The Seattle Kraken PK has struggled and is a big reason for the club’s sub-.500 record. This should come as no surprise. As the old saying goes, success during an NHL season is all about “special teams and goaltending.”
The other cliché is, “your goalie is your best penalty killer”. It might be unfair to blame the netminders at this point.
Here’s a remarkable stat’; in 5 of the Seattle Kraken’s six losses this season, two of them after regulation, the opponent has scored two power play goals. That ain’t gonna fly. Or swim.
The first game on October 12th contained an anomaly with the Kraken scoring three power play goals to the Ducks’ two in Anaheim’s come from behind overtime win.
Since then the Kraken have given up two power goals in losses to the Vegas Golden Knights on October 15th, the Carolina Hurricanes two nights later, the Chicago Blackhawks on October 23rd, and the Vancouver Canucks on October 27th.
Seattle’s power play, clicking overall at a rate of 28.6%, fifth best in the NHL, hasn’t been enough to overcome the penalty kill woes, presently tied for 30th in the league at 64.5%. Although improved, the club’s overall offensive depth isn’t quite at a level where it wants to be getting into special teams battles on a nightly basis, and losing.
Kraken PP And PK
There’s always the opportunity to sprinkle in a few more names on the PK units. Obviously it’s very early in the season and too soon to point fingers excessively, but if Jamie Oleksiak or Karson Kuhlman’s names keep popping up on the goals against sheet, maybe you take a look at a few other candidates.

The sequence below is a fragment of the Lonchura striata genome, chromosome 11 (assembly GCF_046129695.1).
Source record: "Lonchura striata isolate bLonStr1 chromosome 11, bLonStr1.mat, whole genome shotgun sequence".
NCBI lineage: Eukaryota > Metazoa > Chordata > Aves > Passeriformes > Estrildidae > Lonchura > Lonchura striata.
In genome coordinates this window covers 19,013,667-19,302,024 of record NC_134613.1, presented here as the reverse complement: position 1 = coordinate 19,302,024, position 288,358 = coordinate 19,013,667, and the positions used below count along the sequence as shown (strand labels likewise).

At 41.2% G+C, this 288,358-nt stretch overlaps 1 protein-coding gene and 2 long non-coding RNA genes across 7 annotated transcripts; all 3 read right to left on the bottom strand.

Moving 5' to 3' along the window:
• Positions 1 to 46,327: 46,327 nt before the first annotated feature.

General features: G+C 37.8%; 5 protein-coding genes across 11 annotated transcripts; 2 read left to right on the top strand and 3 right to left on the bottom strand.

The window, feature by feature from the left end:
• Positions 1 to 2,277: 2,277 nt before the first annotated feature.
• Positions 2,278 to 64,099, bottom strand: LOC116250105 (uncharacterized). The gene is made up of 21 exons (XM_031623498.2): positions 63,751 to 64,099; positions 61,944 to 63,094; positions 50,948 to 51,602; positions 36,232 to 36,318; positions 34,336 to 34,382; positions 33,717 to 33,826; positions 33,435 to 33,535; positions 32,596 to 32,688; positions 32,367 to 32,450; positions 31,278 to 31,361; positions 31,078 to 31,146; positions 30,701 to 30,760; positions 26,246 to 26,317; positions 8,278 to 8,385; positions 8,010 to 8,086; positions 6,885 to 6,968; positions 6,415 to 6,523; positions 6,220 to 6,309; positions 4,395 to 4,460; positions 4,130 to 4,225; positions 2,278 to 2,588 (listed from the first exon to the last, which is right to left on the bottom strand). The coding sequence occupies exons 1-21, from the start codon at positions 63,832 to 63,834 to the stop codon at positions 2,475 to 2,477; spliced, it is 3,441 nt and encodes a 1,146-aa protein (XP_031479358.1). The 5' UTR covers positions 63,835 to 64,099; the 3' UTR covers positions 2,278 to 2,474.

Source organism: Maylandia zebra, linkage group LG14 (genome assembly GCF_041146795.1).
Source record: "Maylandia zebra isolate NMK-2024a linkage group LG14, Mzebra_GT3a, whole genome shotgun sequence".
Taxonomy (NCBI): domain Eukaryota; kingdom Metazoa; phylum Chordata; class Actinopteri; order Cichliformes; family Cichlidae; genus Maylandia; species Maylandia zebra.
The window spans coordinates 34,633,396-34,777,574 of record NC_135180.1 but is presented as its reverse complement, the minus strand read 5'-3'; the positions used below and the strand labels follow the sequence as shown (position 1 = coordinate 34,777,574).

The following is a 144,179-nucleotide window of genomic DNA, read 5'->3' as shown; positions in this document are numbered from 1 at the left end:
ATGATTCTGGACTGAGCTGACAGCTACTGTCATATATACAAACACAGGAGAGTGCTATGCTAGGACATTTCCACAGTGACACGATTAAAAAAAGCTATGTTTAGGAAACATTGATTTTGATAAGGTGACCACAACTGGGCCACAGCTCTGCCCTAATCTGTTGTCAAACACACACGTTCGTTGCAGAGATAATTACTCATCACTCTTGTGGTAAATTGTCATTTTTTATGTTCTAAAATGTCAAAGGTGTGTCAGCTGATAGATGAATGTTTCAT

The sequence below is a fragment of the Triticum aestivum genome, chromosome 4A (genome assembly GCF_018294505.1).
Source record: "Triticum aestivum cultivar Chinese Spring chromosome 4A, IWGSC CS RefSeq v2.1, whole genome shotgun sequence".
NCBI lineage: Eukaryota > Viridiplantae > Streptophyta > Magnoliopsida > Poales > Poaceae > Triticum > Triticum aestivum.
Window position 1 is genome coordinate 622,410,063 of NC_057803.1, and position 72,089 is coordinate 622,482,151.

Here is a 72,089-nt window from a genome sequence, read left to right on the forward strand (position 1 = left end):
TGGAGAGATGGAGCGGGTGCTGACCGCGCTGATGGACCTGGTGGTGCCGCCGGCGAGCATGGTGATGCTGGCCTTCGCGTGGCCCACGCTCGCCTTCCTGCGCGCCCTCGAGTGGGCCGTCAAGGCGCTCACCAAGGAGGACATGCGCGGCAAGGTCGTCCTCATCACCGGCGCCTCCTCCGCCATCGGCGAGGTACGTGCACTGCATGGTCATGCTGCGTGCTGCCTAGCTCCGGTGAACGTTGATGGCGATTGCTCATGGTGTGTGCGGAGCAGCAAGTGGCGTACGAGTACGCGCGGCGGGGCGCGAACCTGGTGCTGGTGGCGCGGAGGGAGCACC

Last season’s abysmal Vancouver Canucks penalty kill, off to an awful start again this season and dead last in the league, improved dramatically in 2021-’22 when head coach Bruce Boudreau invited Elias Pettersson and Quinn Hughes into the PK fray. Offensively gifted players with great anticipation skills who added a little danger to the shorthanded counter-attack. Hughes has been injured much of this early season.
Who on the Kraken might fit that bill?
We’re only nine games deep. Panic never works in any situation. Just as we shouldn’t plan Stanley Cup parade routes for teams that get off to a hot start, an old joke in Toronto, we also shouldn’t panic over personnel on special teams.
Of course, that tune changes if things don’t start to even out.